In 1980, a fire in a hotel conference center killed 13 members of Arrow's senior management, including Glenn and Green. Waddell assumed leadership and, in 1982, recruited Stephen P. Kaufman, formerly a partner of McKinsey & Company, to join Arrow as President of the company's Electronics Distribution Division. Kaufman succeeded Waddell as CEO in 1986 and as Chairman in 1994.
During his nearly two decades of service, Kaufman was the architect of Arrow's bold consolidation of the U.S. electronics distribution industry as well as the company's pioneering expansion into Europe and the Asia-Pacific region. Under Kaufman's leadership, Arrow reshaped the landscape of worldwide electronics distribution, completing over 50 acquisitions of electronics distributors, including such prominent names as Ducommun (Kierulff), Lex (Schweber), Zeus, Anthem, Bell, and Wyle (all in the U.S.), Spoerle (Germany), Silverstar (Italy), and CAL (Hong Kong and China). Kaufman also led the company into the national distribution of commercial computer products, initially through its acquisition of Gates/FA Distributing. Arrow entered the 21st century with global sales of $US9 billion-$US6 billion of electronic components and $US3 billion of computer products.
Kaufman stepped down as CEO in 2000, retired as Chairman in 2002, and was succeeded by Daniel W. Duval, a 15-year Arrow board veteran. In 2003, William E. Mitchell, former President of the Global Services Division of Solectron Corporation, joined Arrow as Chief Executive Officer and, in 2006, became Chairman. During Mitchell's six years at Arrow, sales climbed to $17 billion as the company increased shareholder returns, achieved record operating efficiencies, and completed 17 acquisitions.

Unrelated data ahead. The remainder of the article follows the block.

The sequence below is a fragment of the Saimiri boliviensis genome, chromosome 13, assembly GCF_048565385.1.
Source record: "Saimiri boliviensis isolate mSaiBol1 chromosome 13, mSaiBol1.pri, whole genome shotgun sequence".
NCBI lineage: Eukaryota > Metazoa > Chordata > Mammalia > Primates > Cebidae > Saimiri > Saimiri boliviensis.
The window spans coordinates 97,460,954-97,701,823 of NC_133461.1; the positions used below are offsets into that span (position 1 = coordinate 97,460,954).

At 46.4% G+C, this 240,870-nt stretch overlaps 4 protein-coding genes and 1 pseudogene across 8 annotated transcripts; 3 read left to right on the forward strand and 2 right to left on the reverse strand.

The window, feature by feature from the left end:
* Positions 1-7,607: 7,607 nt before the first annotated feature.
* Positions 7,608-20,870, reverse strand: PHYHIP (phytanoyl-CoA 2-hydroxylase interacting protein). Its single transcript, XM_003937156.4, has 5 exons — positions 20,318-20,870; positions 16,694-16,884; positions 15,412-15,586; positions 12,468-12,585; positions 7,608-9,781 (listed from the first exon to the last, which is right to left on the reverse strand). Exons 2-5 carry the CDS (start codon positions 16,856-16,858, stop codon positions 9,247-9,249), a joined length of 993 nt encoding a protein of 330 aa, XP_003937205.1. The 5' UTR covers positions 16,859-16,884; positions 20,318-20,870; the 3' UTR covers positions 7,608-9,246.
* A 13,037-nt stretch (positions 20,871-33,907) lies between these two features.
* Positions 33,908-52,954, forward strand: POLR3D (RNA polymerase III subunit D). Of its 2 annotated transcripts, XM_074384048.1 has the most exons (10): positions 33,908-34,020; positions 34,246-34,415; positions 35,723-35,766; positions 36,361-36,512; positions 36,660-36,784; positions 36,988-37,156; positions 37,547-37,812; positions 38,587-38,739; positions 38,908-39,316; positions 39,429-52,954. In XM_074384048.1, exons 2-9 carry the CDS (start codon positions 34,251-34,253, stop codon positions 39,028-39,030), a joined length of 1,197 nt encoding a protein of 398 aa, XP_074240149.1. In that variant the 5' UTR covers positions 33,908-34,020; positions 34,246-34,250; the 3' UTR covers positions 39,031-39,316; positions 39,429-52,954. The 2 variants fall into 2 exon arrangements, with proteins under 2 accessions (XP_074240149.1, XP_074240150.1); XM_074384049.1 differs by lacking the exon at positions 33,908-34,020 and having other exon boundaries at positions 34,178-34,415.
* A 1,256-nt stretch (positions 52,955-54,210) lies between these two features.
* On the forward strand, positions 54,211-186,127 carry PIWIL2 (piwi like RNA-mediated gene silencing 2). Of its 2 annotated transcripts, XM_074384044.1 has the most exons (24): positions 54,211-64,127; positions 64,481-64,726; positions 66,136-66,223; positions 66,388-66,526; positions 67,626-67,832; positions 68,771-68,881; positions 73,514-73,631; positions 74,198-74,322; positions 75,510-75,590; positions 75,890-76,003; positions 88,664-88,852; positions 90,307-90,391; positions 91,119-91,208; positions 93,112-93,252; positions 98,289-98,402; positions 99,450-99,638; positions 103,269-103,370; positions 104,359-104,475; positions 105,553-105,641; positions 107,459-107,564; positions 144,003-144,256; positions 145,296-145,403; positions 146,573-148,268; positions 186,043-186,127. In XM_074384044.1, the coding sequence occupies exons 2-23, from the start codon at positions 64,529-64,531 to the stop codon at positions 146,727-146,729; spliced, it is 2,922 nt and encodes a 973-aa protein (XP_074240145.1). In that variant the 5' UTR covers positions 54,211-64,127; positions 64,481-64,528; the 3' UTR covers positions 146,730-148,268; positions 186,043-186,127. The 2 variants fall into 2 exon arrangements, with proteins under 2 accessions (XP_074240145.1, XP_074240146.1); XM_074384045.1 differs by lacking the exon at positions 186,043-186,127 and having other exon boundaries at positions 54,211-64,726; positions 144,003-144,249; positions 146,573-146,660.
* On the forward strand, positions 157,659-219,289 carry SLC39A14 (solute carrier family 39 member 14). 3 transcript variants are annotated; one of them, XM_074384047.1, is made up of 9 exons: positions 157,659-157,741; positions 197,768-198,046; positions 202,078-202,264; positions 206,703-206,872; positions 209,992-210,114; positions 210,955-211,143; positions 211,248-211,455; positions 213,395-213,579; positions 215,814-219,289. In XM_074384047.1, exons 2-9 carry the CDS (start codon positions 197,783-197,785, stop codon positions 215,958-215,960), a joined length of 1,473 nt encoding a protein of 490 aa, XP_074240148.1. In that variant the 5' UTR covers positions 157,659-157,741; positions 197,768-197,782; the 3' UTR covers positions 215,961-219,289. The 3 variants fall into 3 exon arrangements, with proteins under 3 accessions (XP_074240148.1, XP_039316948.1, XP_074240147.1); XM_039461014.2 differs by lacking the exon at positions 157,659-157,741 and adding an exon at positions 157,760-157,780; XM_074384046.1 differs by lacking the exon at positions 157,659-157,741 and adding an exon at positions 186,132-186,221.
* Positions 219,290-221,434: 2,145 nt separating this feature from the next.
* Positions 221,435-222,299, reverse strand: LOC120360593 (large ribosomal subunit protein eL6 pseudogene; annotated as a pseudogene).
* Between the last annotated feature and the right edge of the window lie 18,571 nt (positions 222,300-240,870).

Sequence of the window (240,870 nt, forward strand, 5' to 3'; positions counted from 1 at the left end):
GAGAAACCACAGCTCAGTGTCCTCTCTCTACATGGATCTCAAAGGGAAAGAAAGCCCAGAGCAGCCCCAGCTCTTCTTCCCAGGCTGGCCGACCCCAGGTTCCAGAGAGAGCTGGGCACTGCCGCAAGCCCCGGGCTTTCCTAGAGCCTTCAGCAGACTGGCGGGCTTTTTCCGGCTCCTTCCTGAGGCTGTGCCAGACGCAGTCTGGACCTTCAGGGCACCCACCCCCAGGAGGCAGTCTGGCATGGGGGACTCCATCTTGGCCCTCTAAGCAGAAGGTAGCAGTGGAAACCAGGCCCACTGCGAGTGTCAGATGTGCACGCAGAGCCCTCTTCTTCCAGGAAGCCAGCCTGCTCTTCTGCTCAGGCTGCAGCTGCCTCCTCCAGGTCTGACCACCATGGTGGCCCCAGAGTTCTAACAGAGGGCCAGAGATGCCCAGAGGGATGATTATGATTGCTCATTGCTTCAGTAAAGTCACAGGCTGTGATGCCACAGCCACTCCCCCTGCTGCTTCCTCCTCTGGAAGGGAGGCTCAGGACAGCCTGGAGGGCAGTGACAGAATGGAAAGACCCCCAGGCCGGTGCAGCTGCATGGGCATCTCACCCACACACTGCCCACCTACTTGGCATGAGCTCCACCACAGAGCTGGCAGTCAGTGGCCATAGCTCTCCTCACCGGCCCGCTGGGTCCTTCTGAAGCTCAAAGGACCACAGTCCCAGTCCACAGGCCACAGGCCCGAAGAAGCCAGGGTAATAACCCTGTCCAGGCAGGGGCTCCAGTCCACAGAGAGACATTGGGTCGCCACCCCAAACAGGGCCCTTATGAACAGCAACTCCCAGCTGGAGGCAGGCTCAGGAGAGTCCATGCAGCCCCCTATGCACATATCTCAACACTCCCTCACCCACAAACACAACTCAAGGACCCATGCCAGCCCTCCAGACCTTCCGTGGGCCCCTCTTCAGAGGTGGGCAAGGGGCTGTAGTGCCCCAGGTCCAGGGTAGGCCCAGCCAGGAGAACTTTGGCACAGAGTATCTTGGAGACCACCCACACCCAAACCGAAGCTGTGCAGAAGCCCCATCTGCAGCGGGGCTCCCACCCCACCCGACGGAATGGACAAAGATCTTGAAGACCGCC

Michael J. Long succeeded Mitchell as CEO in 2009 and as Chairman in 2010. A seasoned Arrow executive, Long joined the company in 1991 through the Lex acquisition and served in a number of increasingly senior management positions before becoming CEO. Since Long's appointment, Arrow has completed over 35 strategic acquisitions that further expand its global components and computer systems businesses, project the company into the unified communications arena, and add reverse logistics and end-of-life management to Arrow's product-life-cycle services.
In 2015, Arrow ranked as number 131 on the Fortune 500 list (based on 2014 sales of $US22.8 billion).
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